A study by the National Center for Policy Analysis shows that tax credits in the new healthcare law could negatively impact small-business hiring decisions.
The new law provides a 50 percent tax credit to companies offering health coverage that have fewer than 10 workers who, on average, earn $25,000 a year. The tax credit is reduced as more employees are added to the payroll. …
Using insurance premium cost projections supplied by the nonpartisan Congressional Budget Office (CBO), the study states that the credit reaches its optimal point at 13 workers, with relief peaking at $36,400 for qualifying business.
After the 13th worker the economics surrounding the credit change, the study says.
Asked by Anonymous at 8:34 AM on May. 25, 2010 in Politics & Current Events
I think a lot of them aren't familiar with the private sector and how it works. JMO.
Answer by QuinnMae at 8:37 AM on May. 25, 2010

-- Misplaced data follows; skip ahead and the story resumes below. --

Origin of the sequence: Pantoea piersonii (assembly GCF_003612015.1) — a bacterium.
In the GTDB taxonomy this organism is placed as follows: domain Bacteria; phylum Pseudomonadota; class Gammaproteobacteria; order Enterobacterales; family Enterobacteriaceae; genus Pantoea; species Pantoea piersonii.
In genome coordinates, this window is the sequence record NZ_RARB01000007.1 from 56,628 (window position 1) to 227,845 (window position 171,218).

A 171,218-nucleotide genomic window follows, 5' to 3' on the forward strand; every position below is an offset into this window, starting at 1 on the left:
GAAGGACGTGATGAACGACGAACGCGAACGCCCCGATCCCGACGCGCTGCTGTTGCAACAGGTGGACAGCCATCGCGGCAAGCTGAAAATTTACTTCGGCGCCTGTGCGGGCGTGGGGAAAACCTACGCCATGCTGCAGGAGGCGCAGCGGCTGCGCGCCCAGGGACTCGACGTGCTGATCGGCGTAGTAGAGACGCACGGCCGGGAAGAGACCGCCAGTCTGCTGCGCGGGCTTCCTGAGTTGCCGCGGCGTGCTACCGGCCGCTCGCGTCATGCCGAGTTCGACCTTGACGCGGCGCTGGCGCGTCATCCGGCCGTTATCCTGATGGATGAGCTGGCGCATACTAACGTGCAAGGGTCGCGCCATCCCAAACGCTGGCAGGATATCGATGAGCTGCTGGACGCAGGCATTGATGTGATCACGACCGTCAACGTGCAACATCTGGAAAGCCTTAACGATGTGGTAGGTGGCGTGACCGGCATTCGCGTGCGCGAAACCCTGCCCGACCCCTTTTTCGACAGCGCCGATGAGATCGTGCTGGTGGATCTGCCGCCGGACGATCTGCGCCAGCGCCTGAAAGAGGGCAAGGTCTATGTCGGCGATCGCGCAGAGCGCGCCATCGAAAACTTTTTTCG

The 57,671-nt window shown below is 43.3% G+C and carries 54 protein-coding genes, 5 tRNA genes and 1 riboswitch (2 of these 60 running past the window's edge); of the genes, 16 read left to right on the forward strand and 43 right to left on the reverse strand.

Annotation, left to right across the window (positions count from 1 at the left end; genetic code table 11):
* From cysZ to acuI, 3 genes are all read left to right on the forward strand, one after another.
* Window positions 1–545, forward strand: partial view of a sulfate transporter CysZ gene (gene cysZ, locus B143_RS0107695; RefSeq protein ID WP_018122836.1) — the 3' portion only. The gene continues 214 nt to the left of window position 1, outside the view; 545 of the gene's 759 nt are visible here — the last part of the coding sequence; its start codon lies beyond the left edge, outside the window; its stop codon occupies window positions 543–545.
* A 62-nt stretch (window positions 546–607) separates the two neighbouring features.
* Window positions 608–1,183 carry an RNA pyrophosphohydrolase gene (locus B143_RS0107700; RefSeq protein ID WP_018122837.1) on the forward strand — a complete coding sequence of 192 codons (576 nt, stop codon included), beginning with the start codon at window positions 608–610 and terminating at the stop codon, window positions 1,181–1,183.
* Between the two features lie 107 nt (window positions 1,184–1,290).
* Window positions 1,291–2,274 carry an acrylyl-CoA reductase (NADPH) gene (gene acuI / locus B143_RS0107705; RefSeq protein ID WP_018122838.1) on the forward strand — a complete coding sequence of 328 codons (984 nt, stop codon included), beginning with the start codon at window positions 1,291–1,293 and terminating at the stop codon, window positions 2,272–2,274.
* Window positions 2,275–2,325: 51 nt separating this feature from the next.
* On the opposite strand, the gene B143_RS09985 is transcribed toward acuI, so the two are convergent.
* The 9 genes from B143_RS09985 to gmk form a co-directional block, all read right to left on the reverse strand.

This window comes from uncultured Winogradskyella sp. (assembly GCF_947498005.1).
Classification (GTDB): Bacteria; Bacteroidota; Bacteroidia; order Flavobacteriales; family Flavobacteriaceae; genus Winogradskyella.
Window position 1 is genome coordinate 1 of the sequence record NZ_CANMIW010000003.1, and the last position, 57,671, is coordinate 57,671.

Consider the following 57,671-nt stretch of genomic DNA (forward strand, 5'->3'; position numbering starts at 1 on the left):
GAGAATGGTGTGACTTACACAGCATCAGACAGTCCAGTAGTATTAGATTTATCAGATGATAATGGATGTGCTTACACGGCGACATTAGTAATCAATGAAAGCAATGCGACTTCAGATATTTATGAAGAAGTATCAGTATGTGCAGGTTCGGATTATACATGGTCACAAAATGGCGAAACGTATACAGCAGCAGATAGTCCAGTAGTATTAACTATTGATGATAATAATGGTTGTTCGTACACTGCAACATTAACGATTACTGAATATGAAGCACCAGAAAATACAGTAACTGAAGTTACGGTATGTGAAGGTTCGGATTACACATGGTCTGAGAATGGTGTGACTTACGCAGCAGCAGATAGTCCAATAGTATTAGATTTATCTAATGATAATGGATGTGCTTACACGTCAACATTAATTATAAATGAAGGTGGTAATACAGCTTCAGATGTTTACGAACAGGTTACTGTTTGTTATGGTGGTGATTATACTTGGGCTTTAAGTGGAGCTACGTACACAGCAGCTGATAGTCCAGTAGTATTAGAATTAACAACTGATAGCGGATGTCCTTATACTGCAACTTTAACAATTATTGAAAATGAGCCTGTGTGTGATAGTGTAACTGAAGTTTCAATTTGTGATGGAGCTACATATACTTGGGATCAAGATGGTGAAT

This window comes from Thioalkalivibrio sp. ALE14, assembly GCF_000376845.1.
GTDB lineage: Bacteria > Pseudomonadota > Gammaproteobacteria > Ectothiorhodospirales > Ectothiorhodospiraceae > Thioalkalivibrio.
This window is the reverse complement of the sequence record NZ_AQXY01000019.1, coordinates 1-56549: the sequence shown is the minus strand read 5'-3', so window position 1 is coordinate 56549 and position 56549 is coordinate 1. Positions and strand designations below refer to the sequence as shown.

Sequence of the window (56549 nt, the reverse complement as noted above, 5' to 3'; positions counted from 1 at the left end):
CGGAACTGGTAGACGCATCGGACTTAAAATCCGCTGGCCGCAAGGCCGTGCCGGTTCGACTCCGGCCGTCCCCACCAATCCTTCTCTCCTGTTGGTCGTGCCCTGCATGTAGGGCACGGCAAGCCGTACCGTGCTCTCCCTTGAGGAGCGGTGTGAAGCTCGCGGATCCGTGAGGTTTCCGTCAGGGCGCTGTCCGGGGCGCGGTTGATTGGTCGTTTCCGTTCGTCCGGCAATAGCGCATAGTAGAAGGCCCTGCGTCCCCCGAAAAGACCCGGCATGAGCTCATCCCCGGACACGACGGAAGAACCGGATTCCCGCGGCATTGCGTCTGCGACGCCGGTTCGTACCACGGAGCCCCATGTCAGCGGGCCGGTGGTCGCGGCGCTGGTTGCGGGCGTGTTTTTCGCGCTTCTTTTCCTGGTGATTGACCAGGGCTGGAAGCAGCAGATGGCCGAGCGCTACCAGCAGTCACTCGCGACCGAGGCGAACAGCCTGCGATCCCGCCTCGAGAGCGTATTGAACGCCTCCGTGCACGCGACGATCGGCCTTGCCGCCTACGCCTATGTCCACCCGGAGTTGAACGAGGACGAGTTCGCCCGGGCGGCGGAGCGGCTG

The career politicians on both sides of the aisle have no clue how it feels to work in the private sector. All the more reason why they all need to be gotten rid of!
Answer by Anonymous at 8:40 AM on May. 25, 2010
Answer by Anonymous at 8:50 AM on May. 25, 2010
Answer by NotPanicking at 10:14 AM on May. 25, 2010
Answer by May-20 at 10:31 AM on May. 25, 2010
Answer by mancosmomma at 10:52 AM on May. 25, 2010
Let's not forget HCR's new rules about 1099s, making bookkeeping a nightmare for companies who use lots of different suppliers. It actually discourages companies from shopping around for better prices, instead just go to mega-company who can supply everything, because it keeps the paperwork simpler.
Answer by mancosmomma at 10:55 AM on May. 25, 2010